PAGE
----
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FIGURE 7 After being hit by a car, a Cavalier King Charles spaniel is intubated for mechanical ventilation because of severe pulmonary parenchymal disease.

If being provided for more than a few hours, oxygen should be humidified (ie, saturated with water vapor) to prevent desiccation of the airways, especially if the turbinates are bypassed with nasal or tracheal oxygen catheters. Specially designed units that heat and humidify inspired air are available for placement in anesthetic and ventilator circuits, but nasal or cage oxygen humidification can be accomplished by bubbling the oxygen through a chamber of distilled water.

Patients receiving oxygen therapy should be monitored closely using physical examination parameters such as respiratory rate and effort, mucous membrane color, and heart rate, as hypoxemia can cause tachycardia. Pulse oximetry or arterial blood gas analysis can be used to confirm the patient is oxygenating at an acceptable level with oxygen supplementation. Pulse oximetry is the easiest, least invasive method. The lowest oxygen concentration that maintains the patient at SpO2 >93% or PaO2 >80 mm Hg should be used. As the underlying condition improves, oxygen supplementation should be slowly decreased while ensuring adequate oxygenation. If adequate oxygenation cannot be attained with supplemental oxygen at an acceptable or attainable level, intubation and positive pressure ventilation with positive end-expiratory pressure should be considered. Long-term therapy with high concentrations of oxygen (100% O2 for >24 hours or 60% O2 for >48 hours) is associated with lung damage (ie, oxygen toxicity).8 Inflammatory injury is caused by toxic metabolites of oxygen, including oxygen free radicals and superoxide molecules. Clinically, oxygen toxicity is difficult to diagnose, but changes in the lungs are similar to those seen in acute respiratory distress syndrome.8 The oxygen concentration used to maintain critical patients should always be minimized to the lowest the patient can tolerate.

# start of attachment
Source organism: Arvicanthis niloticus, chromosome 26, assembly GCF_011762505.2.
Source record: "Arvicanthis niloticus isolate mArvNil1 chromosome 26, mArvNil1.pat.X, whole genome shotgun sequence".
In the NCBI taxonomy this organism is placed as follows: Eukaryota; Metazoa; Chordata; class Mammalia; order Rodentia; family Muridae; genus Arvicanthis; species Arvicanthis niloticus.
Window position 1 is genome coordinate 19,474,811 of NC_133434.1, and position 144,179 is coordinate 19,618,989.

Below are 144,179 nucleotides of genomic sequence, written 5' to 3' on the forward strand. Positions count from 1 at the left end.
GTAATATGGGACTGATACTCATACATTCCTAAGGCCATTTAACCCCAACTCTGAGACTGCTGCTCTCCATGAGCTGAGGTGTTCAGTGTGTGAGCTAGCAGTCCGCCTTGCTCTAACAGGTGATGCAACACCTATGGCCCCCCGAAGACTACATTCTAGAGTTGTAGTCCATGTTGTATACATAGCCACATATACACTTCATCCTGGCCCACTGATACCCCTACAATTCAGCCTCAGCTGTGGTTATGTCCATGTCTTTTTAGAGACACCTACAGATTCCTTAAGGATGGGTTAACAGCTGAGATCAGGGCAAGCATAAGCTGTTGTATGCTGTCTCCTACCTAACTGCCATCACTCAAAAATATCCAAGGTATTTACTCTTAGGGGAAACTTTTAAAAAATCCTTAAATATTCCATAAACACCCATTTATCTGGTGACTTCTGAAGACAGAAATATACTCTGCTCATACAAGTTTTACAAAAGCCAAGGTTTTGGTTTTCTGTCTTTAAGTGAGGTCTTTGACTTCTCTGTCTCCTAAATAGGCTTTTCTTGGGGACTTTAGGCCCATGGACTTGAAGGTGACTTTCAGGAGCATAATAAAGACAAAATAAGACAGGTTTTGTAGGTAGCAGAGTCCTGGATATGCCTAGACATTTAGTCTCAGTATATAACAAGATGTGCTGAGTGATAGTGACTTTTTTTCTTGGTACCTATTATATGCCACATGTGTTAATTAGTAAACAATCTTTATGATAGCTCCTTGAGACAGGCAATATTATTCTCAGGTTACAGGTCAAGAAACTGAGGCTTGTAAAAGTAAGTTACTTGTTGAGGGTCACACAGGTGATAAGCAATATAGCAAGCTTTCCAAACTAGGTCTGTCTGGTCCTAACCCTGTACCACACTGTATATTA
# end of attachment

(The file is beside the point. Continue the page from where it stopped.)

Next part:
Editor's note: This article was originally published July 2016 as "Oxygen Therapy"